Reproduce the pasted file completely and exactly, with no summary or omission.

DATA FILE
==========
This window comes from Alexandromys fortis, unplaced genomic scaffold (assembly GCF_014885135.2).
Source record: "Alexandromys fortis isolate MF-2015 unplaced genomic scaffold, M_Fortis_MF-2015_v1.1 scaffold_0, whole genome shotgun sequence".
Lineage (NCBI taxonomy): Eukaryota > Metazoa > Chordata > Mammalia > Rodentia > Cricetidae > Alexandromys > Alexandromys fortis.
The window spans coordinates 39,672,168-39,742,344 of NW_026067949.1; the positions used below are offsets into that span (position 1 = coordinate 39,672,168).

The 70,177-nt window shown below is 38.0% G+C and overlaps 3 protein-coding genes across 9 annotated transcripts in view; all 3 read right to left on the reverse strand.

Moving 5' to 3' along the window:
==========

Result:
This window comes from Alexandromys fortis, unplaced genomic scaffold (assembly GCF_014885135.2).
Source record: "Alexandromys fortis isolate MF-2015 unplaced genomic scaffold, M_Fortis_MF-2015_v1.1 scaffold_0, whole genome shotgun sequence".
Lineage (NCBI taxonomy): Eukaryota > Metazoa > Chordata > Mammalia > Rodentia > Cricetidae > Alexandromys > Alexandromys fortis.
The window spans coordinates 39,672,168-39,742,344 of NW_026067949.1; the positions used below are offsets into that span (position 1 = coordinate 39,672,168).

The 70,177-nt window shown below is 38.0% G+C and overlaps 3 protein-coding genes across 9 annotated transcripts in view; all 3 read right to left on the reverse strand.

Moving 5' to 3' along the window: